About Factor XI and FXIa Inhibitors (asundexian)

Asundexian* (BAY2433334) is an investigational oral Factor XIa (FXIa) inhibitor (anti-thrombotic) and is part of a portfolio of assets targeting FXI or FXIa currently in clinical development by Bayer. Asundexian is currently being studied in the PACIFIC Phase IIb clinical trial program that consists of three Phase IIb studies in over 4,000 patients with one of the following three medical conditions: atrial fibrillation (irregular heartbeat)3, a recent non-cardioembolic ischemic stroke4 or a recent myocardial infarction (heart attack).5 Asundexian is an investigational agent and has not been approved by any health authority for use in any country, for any indication.

More information about these trials is available at The National Clinical Trial numbers for these studies are PACIFIC-AF (atrial fibrillation) NCT042182663, PACIFIC-STROKE (non-cardioembolic ischemic stroke) NCT043045084 and PACIFIC-AMI (myocardial infarction) NCT04304534.5

*Asundexian is currently investigational and has not been approved for use in any country

About Bayer’s Commitment in Cardiovascular and Kidney Diseases

Bayer is an innovation leader in the area of cardiovascular diseases, with a long-standing commitment to delivering science for a better life by advancing a portfolio of innovative treatments. The heart and the kidneys are closely linked in health and disease, and Bayer is working in a wide range of therapeutic areas on treatment approaches for cardiovascular and kidney diseases with high unmet medical needs. The cardiology franchise at Bayer already includes a number of products and several other compounds in various stages of preclinical and clinical development. Together, these products reflect the company’s approach to research, which prioritizes targets and pathways with the potential to impact the way that cardiovascular diseases are treated.

About Bayer

Bayer is a global enterprise with core competencies in the life science fields of health care and nutrition. Its products and services are designed to help people and the planet thrive by supporting efforts to master the major challenges presented by a growing and aging global population. Bayer is committed to drive sustainable development and generate a positive impact with its businesses. At the same time, the Group aims to increase its earning power and create value through innovation and growth. The Bayer brand stands for trust, reliability and quality throughout the world. In fiscal 2021, the Group employed around 100,000 people and had sales of 44.1 billion euros. R&D expenses before special items amounted to 5.3 billion euros. For more information, go to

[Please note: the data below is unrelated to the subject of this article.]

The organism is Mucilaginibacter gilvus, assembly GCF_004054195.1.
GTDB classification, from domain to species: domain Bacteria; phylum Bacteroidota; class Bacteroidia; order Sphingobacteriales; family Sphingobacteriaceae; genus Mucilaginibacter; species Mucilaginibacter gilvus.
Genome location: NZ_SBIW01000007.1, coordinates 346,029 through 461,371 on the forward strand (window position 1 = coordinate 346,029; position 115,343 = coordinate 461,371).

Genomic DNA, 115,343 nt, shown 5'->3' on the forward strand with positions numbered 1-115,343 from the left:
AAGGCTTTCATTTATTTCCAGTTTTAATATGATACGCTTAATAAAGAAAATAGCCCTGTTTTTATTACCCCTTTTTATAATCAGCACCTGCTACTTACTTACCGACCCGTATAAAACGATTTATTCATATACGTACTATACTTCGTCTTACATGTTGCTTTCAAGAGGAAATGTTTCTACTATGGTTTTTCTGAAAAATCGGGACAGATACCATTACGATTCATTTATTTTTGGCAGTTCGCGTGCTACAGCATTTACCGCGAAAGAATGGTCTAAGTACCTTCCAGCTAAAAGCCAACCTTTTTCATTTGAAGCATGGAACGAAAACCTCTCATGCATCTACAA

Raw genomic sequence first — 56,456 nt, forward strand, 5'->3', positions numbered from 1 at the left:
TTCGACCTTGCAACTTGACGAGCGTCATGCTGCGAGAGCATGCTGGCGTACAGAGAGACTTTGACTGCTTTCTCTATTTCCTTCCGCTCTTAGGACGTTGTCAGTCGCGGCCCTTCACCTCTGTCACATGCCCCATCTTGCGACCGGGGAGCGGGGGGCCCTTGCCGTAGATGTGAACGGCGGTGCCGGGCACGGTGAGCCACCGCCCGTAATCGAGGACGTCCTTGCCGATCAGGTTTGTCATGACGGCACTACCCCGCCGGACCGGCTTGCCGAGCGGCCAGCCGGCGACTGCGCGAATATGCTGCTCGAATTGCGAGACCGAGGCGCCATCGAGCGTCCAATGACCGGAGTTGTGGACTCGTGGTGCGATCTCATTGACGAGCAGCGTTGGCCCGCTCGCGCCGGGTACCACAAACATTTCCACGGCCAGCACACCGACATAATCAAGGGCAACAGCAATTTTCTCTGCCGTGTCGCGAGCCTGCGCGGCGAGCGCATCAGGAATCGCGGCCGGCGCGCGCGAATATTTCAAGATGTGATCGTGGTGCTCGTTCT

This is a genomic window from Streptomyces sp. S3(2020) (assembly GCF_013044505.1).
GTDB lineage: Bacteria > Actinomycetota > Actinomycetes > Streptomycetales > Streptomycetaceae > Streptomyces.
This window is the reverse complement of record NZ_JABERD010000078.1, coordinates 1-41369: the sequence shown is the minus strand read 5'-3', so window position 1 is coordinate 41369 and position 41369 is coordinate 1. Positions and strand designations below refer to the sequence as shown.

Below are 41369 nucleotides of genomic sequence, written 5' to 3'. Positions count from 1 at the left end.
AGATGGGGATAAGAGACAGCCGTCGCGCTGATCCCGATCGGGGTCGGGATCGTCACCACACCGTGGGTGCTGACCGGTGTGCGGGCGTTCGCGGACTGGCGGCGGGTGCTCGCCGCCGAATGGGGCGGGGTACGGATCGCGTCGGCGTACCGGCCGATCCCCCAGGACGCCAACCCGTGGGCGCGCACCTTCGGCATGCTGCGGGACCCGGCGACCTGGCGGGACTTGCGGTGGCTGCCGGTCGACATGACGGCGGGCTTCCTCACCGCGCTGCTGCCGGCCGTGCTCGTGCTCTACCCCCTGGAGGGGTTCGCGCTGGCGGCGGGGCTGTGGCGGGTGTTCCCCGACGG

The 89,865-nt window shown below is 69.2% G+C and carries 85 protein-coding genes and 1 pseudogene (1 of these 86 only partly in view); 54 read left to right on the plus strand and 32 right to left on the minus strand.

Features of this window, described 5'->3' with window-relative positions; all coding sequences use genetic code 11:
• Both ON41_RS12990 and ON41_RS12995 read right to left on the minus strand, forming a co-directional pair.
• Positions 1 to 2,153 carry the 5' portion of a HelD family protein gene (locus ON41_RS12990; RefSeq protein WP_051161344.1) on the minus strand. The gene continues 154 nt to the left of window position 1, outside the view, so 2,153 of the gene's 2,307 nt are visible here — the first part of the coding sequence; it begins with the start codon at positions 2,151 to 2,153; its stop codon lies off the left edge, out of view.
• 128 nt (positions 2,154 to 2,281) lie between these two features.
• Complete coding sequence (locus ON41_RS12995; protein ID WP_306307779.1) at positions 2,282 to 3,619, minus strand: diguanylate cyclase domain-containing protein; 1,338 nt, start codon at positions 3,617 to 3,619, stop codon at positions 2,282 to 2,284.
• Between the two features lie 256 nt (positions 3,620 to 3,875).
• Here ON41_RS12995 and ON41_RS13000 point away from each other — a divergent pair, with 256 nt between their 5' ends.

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Forward-Looking Statements

This release may contain forward-looking statements based on current assumptions and forecasts made by Bayer management. Various known and unknown risks, uncertainties and other factors could lead to material differences between the actual future results, financial situation, development or performance of the company and the estimates given here. These factors include those discussed in Bayer’s public reports which are available on the Bayer website at The company assumes no liability whatsoever to update these forward-looking statements or to conform them to future events or developments.